Comments on Health Net’s Proposal to Increase Small Business Health Insurance Rates



OSPIRG Foundation

Executive Summary

Over 14,000 Oregonians will see double digit premium increases if state officials approve the rate increase proposal of Health Net Health Plan of Oregon (Health Net).

Health Net is proposing to increase rates 8.8% on average, affecting 38,492 Oregonians enrolled in small business plans. Over 37% are in plans set for rate hikes of more than 10%. If approved, the increase would go into effect on August 1, 2012.  The main reason given for this increase is the insurer’s projection that the combined medical and prescription drug costs will increase at an annual rate of 9.2%.

OSPIRG Foundation worked with the actuarial firm AIS Risk Consultants to analyze the rate filing. We examined the insurance company’s justification for the increase, the financial position of the insurer, and how the rate increase would impact Oregonians if it were approved.

Key findings:

Over 14,000 Oregonians would see rate increases of over 10%, and nearly 2,000 of them would see increases of over 20%. However, it would be difficult for a small business owner to understand from the filing whether they would see these high increases, and why.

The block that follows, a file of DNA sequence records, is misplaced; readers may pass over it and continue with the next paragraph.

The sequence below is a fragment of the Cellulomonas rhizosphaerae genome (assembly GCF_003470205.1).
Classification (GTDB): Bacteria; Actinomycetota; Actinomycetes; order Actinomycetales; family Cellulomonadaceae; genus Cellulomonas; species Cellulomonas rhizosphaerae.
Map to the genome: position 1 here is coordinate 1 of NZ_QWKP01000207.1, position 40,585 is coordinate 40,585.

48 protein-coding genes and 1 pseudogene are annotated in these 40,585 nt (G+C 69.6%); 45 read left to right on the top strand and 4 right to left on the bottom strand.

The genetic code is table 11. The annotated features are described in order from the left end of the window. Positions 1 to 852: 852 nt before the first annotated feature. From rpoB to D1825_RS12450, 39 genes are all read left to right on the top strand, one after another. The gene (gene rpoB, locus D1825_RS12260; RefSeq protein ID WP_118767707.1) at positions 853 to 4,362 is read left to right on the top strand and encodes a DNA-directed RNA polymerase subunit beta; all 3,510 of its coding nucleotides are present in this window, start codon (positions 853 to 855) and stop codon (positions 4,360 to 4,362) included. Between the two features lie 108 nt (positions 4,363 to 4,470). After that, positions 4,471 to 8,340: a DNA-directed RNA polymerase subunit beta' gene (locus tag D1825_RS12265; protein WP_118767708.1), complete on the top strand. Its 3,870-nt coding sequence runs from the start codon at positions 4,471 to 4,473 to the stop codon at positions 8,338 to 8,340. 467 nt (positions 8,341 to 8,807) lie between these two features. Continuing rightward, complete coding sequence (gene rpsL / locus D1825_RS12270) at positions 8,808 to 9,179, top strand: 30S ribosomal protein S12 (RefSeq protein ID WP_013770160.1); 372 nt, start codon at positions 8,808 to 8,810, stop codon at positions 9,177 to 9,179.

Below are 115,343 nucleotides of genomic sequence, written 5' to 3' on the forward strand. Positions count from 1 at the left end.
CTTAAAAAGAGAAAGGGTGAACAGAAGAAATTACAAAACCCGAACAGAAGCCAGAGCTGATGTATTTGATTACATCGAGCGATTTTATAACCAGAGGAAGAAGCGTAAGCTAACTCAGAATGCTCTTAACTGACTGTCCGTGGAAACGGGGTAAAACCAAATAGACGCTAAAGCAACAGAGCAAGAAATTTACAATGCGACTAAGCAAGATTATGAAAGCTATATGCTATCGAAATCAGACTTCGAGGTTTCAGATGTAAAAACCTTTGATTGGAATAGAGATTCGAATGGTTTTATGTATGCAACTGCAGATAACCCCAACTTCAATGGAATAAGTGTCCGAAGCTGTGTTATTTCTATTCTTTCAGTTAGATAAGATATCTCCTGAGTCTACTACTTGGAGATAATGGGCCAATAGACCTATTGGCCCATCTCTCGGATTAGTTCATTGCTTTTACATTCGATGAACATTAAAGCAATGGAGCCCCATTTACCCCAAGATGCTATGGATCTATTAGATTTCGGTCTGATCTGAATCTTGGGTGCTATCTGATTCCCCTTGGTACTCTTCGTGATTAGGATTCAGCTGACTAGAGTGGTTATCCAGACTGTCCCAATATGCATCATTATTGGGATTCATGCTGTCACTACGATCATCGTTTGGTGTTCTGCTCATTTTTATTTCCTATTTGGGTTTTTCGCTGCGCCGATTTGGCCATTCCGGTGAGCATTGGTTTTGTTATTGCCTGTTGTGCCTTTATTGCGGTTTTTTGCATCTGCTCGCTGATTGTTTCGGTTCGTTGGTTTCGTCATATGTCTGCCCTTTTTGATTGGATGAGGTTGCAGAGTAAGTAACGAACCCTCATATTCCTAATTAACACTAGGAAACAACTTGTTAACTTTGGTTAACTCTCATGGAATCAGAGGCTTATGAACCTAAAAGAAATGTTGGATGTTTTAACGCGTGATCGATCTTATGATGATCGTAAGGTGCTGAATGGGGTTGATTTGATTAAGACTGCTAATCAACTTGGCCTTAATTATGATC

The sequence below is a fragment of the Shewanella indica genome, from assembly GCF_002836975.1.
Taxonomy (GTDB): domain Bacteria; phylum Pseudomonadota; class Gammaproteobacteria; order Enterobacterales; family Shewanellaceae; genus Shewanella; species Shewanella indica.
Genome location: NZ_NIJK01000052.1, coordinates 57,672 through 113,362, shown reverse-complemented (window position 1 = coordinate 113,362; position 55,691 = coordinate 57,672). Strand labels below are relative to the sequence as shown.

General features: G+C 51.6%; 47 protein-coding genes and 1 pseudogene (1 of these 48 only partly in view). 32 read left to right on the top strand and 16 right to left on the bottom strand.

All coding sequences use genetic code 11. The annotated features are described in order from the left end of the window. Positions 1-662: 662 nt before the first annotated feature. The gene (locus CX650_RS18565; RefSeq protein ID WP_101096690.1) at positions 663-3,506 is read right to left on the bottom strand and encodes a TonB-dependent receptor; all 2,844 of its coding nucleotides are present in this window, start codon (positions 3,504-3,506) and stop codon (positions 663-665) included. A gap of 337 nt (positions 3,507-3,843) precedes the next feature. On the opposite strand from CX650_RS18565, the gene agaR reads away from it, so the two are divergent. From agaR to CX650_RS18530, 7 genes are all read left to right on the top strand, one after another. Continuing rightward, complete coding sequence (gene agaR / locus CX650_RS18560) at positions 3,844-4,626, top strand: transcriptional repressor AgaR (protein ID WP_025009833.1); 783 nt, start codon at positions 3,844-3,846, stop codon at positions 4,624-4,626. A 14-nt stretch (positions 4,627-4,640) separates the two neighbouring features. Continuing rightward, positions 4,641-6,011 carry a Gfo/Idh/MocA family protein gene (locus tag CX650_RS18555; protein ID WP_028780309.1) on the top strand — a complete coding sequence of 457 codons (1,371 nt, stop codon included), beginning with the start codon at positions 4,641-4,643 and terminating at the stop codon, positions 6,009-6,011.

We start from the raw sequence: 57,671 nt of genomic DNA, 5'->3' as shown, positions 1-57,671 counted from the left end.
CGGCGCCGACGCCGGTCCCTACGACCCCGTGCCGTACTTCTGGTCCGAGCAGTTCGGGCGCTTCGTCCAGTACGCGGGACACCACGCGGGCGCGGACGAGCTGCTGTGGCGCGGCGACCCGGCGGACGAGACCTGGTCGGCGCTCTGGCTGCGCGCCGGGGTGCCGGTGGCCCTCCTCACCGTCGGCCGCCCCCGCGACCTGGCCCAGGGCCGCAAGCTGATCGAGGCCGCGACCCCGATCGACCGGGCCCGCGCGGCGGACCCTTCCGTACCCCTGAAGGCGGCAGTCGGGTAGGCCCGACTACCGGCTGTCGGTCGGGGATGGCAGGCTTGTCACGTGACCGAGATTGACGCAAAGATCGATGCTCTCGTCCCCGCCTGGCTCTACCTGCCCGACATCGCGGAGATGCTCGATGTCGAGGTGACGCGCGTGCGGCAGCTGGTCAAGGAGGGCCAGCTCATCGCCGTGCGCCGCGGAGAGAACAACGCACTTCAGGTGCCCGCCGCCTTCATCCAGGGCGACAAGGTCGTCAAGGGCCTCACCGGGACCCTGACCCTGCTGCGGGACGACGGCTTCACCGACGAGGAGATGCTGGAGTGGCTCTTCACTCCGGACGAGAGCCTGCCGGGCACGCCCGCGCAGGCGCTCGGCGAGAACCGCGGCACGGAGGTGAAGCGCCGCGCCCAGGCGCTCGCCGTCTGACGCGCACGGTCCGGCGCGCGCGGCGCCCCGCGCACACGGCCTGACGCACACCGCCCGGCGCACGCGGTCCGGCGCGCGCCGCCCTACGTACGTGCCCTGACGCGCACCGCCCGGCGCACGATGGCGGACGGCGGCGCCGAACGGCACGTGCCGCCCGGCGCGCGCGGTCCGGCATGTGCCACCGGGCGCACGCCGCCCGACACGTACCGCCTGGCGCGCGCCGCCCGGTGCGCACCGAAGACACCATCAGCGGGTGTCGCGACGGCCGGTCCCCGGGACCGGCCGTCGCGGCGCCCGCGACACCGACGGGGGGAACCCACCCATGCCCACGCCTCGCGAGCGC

Premiums for a medium-level family plan could exceed $16,800 per year. This is over 26% of Oregon median household income for a family of three or more, even before factoring in potential out-of-pocket costs.

Health Net’s projected 9.2%  medical trend appears inaccurate and excessive. The insurer seems to have double counted the impact of the prescription drug trends, and did not adequately justify its estimates for increased utilization of medical services or drug cost increases.

The insurer’s projected 3.7% underwriting profit – $6.1 million – may be underestimated. If medical costs come in lower than projections, as is likely, more of premium would go to profit than projected. This very dynamic played out last year, when Health Net’s profit came in at nearly six times the projected level.

Health Net paid stockholder dividends of $22.3 million out of its surplus to its parent company over the last two years. In the filing, the insurer cites the lower remaining surplus level as justification for the proposed profit target. We recommend the Oregon Insurance Division examine whether this is an appropriate rationale.

When it comes to reducing costs and improving the quality of care, Health Net appears to be leaving key strategies on the table. With rising costs making health insurance unaffordable for many small businesses and their employees, Oregon needs all insurance companies to redouble their efforts to contain costs – not by raising deductibles and cutting care – but by cutting waste and focusing on prevention and other proven strategies that keep patients healthier.